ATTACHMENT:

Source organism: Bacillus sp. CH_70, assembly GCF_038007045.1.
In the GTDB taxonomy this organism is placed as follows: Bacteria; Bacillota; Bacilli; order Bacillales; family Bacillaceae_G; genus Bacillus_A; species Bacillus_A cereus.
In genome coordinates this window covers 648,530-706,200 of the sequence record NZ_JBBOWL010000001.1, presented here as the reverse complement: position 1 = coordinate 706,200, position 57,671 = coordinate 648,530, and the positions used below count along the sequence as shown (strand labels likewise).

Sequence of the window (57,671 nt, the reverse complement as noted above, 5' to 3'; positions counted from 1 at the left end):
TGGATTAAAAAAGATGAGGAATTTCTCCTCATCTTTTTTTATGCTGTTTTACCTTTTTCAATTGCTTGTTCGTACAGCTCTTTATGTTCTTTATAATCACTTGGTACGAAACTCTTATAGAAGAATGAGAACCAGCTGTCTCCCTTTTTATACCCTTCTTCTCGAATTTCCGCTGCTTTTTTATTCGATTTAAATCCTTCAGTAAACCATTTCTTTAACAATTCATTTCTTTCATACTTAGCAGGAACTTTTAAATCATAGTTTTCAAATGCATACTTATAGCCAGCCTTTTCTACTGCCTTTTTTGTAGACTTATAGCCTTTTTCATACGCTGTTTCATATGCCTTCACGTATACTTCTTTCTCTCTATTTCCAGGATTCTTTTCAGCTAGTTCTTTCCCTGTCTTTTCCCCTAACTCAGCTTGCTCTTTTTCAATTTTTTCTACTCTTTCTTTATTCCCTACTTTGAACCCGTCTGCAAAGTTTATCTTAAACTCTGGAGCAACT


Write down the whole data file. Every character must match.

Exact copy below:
Source organism: Bacillus sp. CH_70, assembly GCF_038007045.1.
In the GTDB taxonomy this organism is placed as follows: Bacteria; Bacillota; Bacilli; order Bacillales; family Bacillaceae_G; genus Bacillus_A; species Bacillus_A cereus.
In genome coordinates this window covers 648,530-706,200 of the sequence record NZ_JBBOWL010000001.1, presented here as the reverse complement: position 1 = coordinate 706,200, position 57,671 = coordinate 648,530, and the positions used below count along the sequence as shown (strand labels likewise).

Sequence of the window (57,671 nt, the reverse complement as noted above, 5' to 3'; positions counted from 1 at the left end):
TGGATTAAAAAAGATGAGGAATTTCTCCTCATCTTTTTTTATGCTGTTTTACCTTTTTCAATTGCTTGTTCGTACAGCTCTTTATGTTCTTTATAATCACTTGGTACGAAACTCTTATAGAAGAATGAGAACCAGCTGTCTCCCTTTTTATACCCTTCTTCTCGAATTTCCGCTGCTTTTTTATTCGATTTAAATCCTTCAGTAAACCATTTCTTTAACAATTCATTTCTTTCATACTTAGCAGGAACTTTTAAATCATAGTTTTCAAATGCATACTTATAGCCAGCCTTTTCTACTGCCTTTTTTGTAGACTTATAGCCTTTTTCATACGCTGTTTCATATGCCTTCACGTATACTTCTTTCTCTCTATTTCCAGGATTCTTTTCAGCTAGTTCTTTCCCTGTCTTTTCCCCTAACTCAGCTTGCTCTTTTTCAATTTTTTCTACTCTTTCTTTATTCCCTACTTTGAACCCGTCTGCAAAGTTTATCTTAAACTCTGGAGCAACT